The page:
Late Wednesday night, a group of protestors in Richmond toppled the statue of former Confederate President Jefferson Davis that has towered over Monument Avenue for 113 years. A few hours earlier, members of the American Indian Movement brought down a statue of Christopher Columbus outside the Minnesota state capitol in St. Paul. And in Portsmouth, Virginia, demonstrators—equipped with ropes, bolt cutters, and sledgehammers—beheaded four statues that once formed a Confederate monument. “A marching band played in the streets,” the Virginian-Pilot reported, “and other protesters danced.”
The protests that have swept the United States and other countries in the wake of last month’s killing of George Floyd by Minneapolis police, have led to renewed calls for the removal of white supremacist monuments. A statue of a slave-trader in England was thrown into the River Avon. A statue of King Leopold II, butcher of the Congo, came down in Belgium. Defacing monuments to oppressive figures is a natural outgrowth of a push to grapple with structural racism and its symbols. But what’s striking, watching a seemingly endless stream of statue-toppling videos, is how activists have made a process that once seemed insurmountable look so easy.
Protesters in Richmond have pulled down a statue of Jefferson Davis, the former president of the Confederacy pic.twitter.com/Myl0UfDSNI
— philip lewis (@Phil_Lewis_) June 11, 2020
Activists and their allies in government have been pushing for the removal of Confederate monuments for ages, but they’ve been stymied and delayed by crafty legislators, lawsuits, and lack of political will. Now, it seems, they’ve found a way to bypass that resistance.
There was a national push to remove Confederate monuments in 2015, after the white-supremacist massacre in Charleston, and in 2017, after the white supremacist rally in Charlottesville—which was itself in response to an effort to remove a Confederate monument. Baltimore (which was never part of the Confederacy) removed four monuments—three celebrating Confederates and one honoring Chief Justice Roger Taney, who authored the Dred Scott decision—in the middle of the night in August 2017. But most removal efforts unfolded more like what Mayor Mitch Landrieu experienced in New Orleans, when he sought to remove Confederate and Redemption-era monuments from the city. The city’s efforts to take down the statues took two years. There were death threats and court battles. Landrieu worked so hard to build a good-faith case that the resulting speech was turned into a book.
As monuments began to come down, some state governments, such as Texas, tried to change their laws to make it even harder to remove statues. That effort failed, but a similar move in Alabama passed. Local Confederate groups have invoked old contracts and laws that were already on the books to thwart private and municipal efforts to turn the page—Vanderbilt University only succeeded in renaming its Confederate Memorial Hall in 2016, 14 years after its President E. Gordon Gee first proposed to do so. It’s now “Memorial Hall.”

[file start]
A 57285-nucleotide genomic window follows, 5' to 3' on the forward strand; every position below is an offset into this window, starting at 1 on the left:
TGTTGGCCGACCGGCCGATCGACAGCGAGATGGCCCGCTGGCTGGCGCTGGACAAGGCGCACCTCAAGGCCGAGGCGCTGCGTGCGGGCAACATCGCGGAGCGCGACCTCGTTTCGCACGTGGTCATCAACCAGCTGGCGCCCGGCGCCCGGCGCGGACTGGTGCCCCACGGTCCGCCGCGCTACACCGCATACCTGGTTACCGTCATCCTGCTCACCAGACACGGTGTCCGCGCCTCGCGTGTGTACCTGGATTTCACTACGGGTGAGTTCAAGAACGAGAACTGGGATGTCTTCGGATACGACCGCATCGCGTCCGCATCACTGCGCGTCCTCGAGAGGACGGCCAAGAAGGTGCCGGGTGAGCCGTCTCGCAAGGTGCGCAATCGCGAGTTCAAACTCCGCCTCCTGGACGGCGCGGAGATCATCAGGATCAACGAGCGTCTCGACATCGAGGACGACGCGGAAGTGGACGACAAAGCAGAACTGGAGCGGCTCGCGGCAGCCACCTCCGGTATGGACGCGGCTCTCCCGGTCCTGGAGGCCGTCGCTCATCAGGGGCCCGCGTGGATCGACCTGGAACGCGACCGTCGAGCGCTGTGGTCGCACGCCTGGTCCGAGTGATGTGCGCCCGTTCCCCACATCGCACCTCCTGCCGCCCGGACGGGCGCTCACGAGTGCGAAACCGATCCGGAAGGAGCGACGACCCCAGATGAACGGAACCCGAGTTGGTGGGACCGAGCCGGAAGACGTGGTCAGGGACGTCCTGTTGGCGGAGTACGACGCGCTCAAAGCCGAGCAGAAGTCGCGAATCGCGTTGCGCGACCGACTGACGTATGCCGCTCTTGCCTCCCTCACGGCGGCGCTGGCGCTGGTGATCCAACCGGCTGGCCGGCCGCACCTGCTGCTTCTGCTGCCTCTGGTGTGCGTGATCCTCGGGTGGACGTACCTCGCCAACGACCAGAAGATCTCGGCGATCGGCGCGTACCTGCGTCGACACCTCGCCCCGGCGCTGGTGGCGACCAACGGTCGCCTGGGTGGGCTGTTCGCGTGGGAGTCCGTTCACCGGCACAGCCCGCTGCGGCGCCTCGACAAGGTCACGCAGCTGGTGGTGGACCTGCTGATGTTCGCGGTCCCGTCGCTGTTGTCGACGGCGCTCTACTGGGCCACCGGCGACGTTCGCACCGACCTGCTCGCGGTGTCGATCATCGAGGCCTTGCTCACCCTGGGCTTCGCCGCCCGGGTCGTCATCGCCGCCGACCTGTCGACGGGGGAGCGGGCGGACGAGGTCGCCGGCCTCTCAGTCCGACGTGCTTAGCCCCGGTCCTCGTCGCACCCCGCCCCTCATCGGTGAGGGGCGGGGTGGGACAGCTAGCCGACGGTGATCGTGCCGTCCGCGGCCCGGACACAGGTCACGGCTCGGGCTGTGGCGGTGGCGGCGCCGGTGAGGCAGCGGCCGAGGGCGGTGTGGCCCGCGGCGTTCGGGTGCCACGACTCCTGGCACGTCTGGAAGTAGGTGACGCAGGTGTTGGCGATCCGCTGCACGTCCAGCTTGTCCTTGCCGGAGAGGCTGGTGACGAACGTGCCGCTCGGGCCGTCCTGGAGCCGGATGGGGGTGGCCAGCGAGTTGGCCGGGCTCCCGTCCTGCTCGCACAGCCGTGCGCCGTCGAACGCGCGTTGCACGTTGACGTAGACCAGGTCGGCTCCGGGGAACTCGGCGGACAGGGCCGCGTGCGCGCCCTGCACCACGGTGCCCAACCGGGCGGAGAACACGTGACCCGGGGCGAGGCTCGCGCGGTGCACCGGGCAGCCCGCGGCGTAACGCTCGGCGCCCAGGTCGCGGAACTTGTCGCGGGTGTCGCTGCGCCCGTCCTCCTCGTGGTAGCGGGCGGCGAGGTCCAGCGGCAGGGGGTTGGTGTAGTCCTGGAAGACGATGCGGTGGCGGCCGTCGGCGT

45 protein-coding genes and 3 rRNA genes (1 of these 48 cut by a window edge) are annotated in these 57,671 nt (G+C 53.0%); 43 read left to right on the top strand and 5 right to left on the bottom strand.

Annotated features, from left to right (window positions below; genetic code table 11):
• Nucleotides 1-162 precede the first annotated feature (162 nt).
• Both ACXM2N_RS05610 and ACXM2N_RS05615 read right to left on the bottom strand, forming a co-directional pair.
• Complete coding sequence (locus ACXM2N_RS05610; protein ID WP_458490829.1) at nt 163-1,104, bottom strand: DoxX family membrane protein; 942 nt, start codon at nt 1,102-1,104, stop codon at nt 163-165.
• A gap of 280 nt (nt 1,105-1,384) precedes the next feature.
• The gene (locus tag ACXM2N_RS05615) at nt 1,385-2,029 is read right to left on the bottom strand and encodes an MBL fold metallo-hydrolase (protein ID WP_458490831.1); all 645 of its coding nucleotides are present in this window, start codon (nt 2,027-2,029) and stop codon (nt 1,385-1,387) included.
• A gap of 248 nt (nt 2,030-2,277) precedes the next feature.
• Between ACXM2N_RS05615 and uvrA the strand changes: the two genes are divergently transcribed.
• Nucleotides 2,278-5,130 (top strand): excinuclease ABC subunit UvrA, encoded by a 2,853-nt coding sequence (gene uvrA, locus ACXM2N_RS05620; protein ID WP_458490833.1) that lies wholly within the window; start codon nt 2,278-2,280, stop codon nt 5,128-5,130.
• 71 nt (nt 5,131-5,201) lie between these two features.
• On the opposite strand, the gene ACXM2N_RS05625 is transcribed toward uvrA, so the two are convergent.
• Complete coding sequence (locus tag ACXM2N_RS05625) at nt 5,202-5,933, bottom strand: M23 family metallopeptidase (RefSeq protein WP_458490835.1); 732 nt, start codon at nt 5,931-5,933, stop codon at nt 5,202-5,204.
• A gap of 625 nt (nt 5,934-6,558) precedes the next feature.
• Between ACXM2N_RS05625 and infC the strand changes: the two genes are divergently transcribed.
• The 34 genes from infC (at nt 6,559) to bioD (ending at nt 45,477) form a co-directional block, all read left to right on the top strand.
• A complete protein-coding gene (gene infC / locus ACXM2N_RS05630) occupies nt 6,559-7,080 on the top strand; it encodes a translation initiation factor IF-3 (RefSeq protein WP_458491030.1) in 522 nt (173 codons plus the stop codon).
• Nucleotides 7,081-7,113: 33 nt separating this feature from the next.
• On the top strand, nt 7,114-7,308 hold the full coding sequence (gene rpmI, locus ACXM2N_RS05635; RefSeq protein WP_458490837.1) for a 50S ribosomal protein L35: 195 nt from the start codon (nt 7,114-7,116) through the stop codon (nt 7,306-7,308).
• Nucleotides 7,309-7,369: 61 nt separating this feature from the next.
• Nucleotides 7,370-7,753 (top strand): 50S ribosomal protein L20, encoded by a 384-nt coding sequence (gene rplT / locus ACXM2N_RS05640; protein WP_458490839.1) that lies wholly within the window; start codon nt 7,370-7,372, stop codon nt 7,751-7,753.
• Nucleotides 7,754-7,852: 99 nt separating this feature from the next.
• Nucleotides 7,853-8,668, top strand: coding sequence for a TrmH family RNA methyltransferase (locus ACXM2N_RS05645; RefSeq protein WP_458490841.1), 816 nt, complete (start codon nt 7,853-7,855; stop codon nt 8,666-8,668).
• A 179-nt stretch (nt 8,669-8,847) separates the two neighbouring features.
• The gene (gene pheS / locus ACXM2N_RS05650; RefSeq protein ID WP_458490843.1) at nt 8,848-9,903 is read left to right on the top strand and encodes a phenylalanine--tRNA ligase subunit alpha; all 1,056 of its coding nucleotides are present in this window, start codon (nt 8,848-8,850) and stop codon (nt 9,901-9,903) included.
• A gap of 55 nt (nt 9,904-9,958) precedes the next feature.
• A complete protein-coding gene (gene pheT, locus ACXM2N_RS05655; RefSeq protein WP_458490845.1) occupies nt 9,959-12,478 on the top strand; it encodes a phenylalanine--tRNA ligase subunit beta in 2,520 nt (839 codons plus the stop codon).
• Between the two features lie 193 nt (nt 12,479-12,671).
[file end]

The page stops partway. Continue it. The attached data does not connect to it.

When I was in Richmond in 2017 covering the gubernatorial election, there were activists standing vigil beneath the Robert E. Lee statue on Monument Avenue. They were not protesting its existence; they were opposing calls for its removal. The city’s Democratic mayor, Levar Stoney, had formed a commission to look into removing or altering the monuments. The Democratic nominee, Lt. Gov. Ralph Northam (who is now governor) agreed with Stoney; in response, Republican nominee Ed Gillespie (who is from New Jersey) had said they should stay up. The Virginia Republican Party, which often seems to be participating in a performance art piece about its own shrinking relevance, charged that Northam had “turned his back on his own family’s heritage.”
At the time, the momentum for monument removal felt like it was all happening so fast. Just two years earlier, in 2015, then-Gov. Terry McAuliffe, a former Democratic National Committee chairman from Upstate New York, had called the Lee and Davis statues “parts of our heritage” and emphasized many Confederate soldiers were not motivated by slavery. “Leave the statues and those things alone,” he said.
The monuments were still up this spring. Stoney’s commission recommended scrapping the Davis statue in 2018, and Northam signed a law in April giving municipalities more power to alter or remove monuments, but the legal battle continued apace—on Monday, a federal judge blocked the state from getting rid of Gen. Lee until another lawsuit could be resolved. Meanwhile, in Portsmouth, the Pilot reported, protesters took matters into their own hands because they felt “frustrated by the Portsmouth City Council’s decision to put off” the removal of that city’s monument. (There was a downside to going the less formal route—one Portsmouth protester was injured during the removal and hospitalized.) A former councilman told the paper he had proposed getting rid of it at a meeting five years ago. A few hours before the crowd assembled that night, the council voted to delay any action on the monument for another month.
Protest movements, like pandemics, have a way of getting people to reimagine what’s possible in their lives. It turns out you can pay people to stay home, or sell cocktails to go, or cover a medical test for anyone who needs one. You can get Mitt Romney to start saying “Black Lives Matter,” and you can get your state government to repeal its law shielding police misconduct records from the public. The obstacles that stood in the way of such changes did not need to be there after all—or perhaps they were an illusion all this time. You don’t have to wait forever to get rid of monuments to white supremacy. It turns out all you need is a sledgehammer and some rope.